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The third source is the Pakistani Daily Times, where Khalid Hasan sums up Eric Margolis' views about the ISI. Margolis is a journalist who has even been allowed to visit the ISI HQ in the 1980s.
"Margolis writes that on his subsequent trips to Pakistan he was routinely briefed by succeeding ISI chiefs. He maintains that before Gen Pervez Musharraf took over, the ISI was the Third World’s most efficient, professional intelligence agency. “It still defends Pakistan against internal and external subversion by India’s powerful spy agency, RAW, and by Iran. ISI works closely with CIA and the Pentagon and was primarily responsible for the rapid ouster of Taliban from power in 2003. But ISI also must serve Pakistan’s interests, which are often not identical to Washington’s, and sometimes in conflict,” according to Margolis."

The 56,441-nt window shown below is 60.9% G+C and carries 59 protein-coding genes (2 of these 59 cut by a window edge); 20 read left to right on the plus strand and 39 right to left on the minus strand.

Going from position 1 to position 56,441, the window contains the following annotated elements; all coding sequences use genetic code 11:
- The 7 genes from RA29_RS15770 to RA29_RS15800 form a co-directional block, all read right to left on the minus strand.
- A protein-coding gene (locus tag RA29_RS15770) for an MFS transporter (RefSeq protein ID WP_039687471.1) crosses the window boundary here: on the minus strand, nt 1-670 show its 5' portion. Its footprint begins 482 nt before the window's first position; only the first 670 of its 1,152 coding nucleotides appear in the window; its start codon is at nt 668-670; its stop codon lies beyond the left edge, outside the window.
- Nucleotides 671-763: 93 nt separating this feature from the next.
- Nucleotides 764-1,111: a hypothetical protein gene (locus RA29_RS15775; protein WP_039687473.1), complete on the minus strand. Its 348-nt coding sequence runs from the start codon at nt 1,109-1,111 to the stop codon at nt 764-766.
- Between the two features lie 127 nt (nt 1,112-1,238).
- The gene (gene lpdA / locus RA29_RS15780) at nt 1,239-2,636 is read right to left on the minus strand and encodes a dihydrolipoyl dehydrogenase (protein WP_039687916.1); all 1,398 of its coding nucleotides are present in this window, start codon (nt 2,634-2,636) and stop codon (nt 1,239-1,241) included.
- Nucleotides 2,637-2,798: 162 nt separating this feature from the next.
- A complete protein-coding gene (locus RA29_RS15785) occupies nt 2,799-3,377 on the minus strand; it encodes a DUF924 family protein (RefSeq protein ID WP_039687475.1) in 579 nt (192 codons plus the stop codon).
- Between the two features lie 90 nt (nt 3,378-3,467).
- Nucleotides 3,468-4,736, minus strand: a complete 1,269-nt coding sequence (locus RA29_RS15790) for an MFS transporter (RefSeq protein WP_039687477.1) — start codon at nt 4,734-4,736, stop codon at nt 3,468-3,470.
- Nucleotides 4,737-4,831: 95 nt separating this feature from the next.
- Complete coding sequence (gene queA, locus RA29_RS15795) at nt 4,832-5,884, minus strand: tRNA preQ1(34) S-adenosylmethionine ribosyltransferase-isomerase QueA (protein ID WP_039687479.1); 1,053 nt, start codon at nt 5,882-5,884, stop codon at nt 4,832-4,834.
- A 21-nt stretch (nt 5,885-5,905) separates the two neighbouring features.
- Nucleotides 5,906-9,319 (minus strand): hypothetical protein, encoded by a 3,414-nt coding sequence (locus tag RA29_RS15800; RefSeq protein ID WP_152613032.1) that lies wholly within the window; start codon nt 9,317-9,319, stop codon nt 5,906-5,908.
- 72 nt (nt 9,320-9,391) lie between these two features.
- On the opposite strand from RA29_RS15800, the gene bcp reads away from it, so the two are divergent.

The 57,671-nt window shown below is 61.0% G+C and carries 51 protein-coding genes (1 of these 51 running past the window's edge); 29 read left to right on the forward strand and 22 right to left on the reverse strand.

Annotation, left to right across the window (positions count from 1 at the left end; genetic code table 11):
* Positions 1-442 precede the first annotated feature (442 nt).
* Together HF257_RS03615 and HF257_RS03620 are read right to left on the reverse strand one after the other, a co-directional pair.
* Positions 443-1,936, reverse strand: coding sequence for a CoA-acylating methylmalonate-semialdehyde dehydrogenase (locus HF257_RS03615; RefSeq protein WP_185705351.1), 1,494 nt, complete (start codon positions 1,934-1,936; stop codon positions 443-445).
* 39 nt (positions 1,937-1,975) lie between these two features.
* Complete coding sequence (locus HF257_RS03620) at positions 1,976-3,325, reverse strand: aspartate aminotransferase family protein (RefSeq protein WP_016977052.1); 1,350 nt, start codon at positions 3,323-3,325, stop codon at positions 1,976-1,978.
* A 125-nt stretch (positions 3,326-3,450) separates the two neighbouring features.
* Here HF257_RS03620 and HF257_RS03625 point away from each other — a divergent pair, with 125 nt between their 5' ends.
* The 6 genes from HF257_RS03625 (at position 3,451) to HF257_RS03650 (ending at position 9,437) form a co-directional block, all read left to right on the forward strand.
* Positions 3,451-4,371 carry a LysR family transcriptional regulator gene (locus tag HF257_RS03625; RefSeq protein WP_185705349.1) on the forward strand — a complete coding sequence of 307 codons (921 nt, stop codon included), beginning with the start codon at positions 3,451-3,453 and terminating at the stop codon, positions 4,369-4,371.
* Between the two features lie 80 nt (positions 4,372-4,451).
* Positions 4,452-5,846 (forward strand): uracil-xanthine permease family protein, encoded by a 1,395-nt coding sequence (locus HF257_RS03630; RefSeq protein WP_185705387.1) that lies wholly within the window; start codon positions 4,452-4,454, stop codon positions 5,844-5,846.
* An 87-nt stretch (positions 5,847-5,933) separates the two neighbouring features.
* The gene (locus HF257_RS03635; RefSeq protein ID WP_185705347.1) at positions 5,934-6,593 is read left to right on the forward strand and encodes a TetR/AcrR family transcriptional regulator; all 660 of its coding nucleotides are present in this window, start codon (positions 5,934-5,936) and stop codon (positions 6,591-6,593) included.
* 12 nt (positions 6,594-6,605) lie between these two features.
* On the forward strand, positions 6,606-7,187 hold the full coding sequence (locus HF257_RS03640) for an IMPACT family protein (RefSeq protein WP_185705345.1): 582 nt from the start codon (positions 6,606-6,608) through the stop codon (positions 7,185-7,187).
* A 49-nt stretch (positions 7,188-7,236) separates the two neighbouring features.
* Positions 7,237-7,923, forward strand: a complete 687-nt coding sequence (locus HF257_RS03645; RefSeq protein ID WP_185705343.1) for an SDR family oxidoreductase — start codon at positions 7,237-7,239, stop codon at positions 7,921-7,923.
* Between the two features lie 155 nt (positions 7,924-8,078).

Note: actually there's not that much to take issue with, save, perhaps, for that one would not want to omit stories like that of the Kunduz airlift to complete the picture. And, to accept the statement as it is, it might also need to be reformulated a little: Pakistan is a U.S. ally except when it only claims to be one.
"All senior ISI veterans deemed “Islamist” or too nationalistic by Washington were purged at Washington’s demand, leaving ISI’s upper ranks top-heavy with too many yes-men and paper-passers. Even so, there is strong opposition inside the ISI to Washington’s “bribing and arm-twisting the subservient Musharraf dictatorship into waging war against fellow Pakistanis and gravely damaging Pakistan’s national interests.” "